Steve, his anthropomorphism

steve devos

In a strange American film which is showing on TV you can see machine insects that have come together to protect each other by any means available to them, which it has to be said doesn't seem to be much. They are hiding under sofas, in the dark spaces beneath cupboards, amoungst the detritus that collects neneath beds, behind doors and so on, it's not that different really from organic insects, especially when they venture out from the dark corners to circle around light bulbs.

Like everybody else Steve looks at these images anthropomorphically trying to rationalise the insectoid behavior. The machine insects decide to protect themselves. It looks for light, it hides deliberately beneath the sofa. But for all this (which is an initial attempt at creating a virtual version of what was called instinct in an equally vaguely anthromorphic attempt at naming) it of course happens outside of any form of consciousness, however rudimentory this may turn out to be. If Steve looks at it from the exterior, the outside, what is left for him? simply a mechanism, as alien as a may bug or a millipede, something as impossible to empathise with as a decaying leaf, or the flow of water down an inclined plane, or the weeds that are growing up through the cracks in the paving stones, unless of course you're a Zen master in which case these things are terribly interesting.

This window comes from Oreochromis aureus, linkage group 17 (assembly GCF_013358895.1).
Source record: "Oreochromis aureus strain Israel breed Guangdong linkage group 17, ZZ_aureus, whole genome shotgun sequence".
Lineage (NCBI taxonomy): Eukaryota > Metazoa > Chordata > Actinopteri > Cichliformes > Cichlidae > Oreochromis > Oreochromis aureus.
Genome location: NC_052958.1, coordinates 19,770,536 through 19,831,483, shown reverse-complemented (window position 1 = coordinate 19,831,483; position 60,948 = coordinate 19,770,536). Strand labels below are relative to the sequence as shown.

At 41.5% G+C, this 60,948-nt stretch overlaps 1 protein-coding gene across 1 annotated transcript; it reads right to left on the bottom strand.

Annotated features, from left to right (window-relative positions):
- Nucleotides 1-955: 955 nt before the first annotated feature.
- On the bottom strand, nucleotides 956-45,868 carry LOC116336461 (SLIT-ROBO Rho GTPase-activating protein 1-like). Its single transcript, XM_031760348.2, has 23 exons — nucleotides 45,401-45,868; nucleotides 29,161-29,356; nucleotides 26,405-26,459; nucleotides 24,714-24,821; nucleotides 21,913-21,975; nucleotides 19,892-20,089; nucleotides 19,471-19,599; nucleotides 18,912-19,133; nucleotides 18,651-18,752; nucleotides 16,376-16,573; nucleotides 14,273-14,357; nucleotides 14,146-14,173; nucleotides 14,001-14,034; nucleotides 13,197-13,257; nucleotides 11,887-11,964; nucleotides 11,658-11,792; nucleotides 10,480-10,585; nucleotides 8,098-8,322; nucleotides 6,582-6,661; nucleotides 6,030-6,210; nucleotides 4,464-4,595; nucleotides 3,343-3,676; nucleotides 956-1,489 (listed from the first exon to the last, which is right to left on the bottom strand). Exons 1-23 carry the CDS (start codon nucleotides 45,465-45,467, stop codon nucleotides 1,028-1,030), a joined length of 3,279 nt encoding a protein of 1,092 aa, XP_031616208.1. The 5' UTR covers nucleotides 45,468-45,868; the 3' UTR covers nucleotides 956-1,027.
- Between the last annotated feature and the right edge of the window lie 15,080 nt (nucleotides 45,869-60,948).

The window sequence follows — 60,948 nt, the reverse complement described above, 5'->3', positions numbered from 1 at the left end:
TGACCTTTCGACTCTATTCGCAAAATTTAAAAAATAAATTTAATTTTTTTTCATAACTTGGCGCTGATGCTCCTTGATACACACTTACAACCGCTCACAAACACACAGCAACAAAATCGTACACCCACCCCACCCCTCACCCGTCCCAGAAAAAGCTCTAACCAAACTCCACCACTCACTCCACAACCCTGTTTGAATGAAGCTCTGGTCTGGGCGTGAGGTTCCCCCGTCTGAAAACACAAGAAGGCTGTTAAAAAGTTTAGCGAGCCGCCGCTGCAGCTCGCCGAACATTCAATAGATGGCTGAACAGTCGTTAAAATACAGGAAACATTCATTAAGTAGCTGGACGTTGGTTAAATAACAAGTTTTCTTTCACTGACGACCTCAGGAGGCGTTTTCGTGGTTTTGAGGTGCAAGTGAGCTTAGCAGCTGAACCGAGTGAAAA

This is naturally enough terribly depressing for Steve, and he tells himself and anyone else who will listen that only extrapolation and intrapolation is possible.

Zilch matters - he tells the small machines that are crawling around the light bulb and noisily bumping against the window panes attracted by the bright light of light bulbs - in a fit of existential crisis.

Steve de Vos - London October 1996

Steve and his Email

Introduction to the Hypertext Novel

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